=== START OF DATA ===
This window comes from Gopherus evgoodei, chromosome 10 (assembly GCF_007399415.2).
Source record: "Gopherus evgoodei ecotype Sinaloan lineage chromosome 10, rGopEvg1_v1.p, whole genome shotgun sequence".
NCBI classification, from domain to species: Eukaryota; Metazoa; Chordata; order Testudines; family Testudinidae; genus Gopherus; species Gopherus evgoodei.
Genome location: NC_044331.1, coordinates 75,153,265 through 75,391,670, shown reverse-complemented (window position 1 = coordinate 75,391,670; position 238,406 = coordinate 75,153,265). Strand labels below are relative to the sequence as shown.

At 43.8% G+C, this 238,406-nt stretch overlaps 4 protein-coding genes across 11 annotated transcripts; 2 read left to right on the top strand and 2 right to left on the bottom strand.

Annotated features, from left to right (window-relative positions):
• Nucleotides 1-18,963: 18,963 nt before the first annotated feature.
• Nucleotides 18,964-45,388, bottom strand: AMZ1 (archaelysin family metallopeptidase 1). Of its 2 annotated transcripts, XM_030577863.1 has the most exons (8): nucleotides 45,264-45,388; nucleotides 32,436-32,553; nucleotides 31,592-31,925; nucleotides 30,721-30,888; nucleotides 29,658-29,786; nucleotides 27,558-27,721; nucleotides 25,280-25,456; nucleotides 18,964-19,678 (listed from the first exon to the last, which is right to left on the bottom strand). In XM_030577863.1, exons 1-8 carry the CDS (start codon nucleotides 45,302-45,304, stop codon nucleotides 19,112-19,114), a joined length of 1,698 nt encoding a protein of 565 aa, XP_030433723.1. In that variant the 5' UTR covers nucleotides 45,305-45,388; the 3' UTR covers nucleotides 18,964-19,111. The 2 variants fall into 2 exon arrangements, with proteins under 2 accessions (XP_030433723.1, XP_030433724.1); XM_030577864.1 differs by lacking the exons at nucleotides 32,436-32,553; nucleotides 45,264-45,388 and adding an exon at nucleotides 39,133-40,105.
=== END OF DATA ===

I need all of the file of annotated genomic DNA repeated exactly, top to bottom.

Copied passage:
This window comes from Gopherus evgoodei, chromosome 10 (assembly GCF_007399415.2).
Source record: "Gopherus evgoodei ecotype Sinaloan lineage chromosome 10, rGopEvg1_v1.p, whole genome shotgun sequence".
NCBI classification, from domain to species: Eukaryota; Metazoa; Chordata; order Testudines; family Testudinidae; genus Gopherus; species Gopherus evgoodei.
Genome location: NC_044331.1, coordinates 75,153,265 through 75,391,670, shown reverse-complemented (window position 1 = coordinate 75,391,670; position 238,406 = coordinate 75,153,265). Strand labels below are relative to the sequence as shown.

At 43.8% G+C, this 238,406-nt stretch overlaps 4 protein-coding genes across 11 annotated transcripts; 2 read left to right on the top strand and 2 right to left on the bottom strand.

Annotated features, from left to right (window-relative positions):
• Nucleotides 1-18,963: 18,963 nt before the first annotated feature.
• Nucleotides 18,964-45,388, bottom strand: AMZ1 (archaelysin family metallopeptidase 1). Of its 2 annotated transcripts, XM_030577863.1 has the most exons (8): nucleotides 45,264-45,388; nucleotides 32,436-32,553; nucleotides 31,592-31,925; nucleotides 30,721-30,888; nucleotides 29,658-29,786; nucleotides 27,558-27,721; nucleotides 25,280-25,456; nucleotides 18,964-19,678 (listed from the first exon to the last, which is right to left on the bottom strand). In XM_030577863.1, exons 1-8 carry the CDS (start codon nucleotides 45,302-45,304, stop codon nucleotides 19,112-19,114), a joined length of 1,698 nt encoding a protein of 565 aa, XP_030433723.1. In that variant the 5' UTR covers nucleotides 45,305-45,388; the 3' UTR covers nucleotides 18,964-19,111. The 2 variants fall into 2 exon arrangements, with proteins under 2 accessions (XP_030433723.1, XP_030433724.1); XM_030577864.1 differs by lacking the exons at nucleotides 32,436-32,553; nucleotides 45,264-45,388 and adding an exon at nucleotides 39,133-40,105.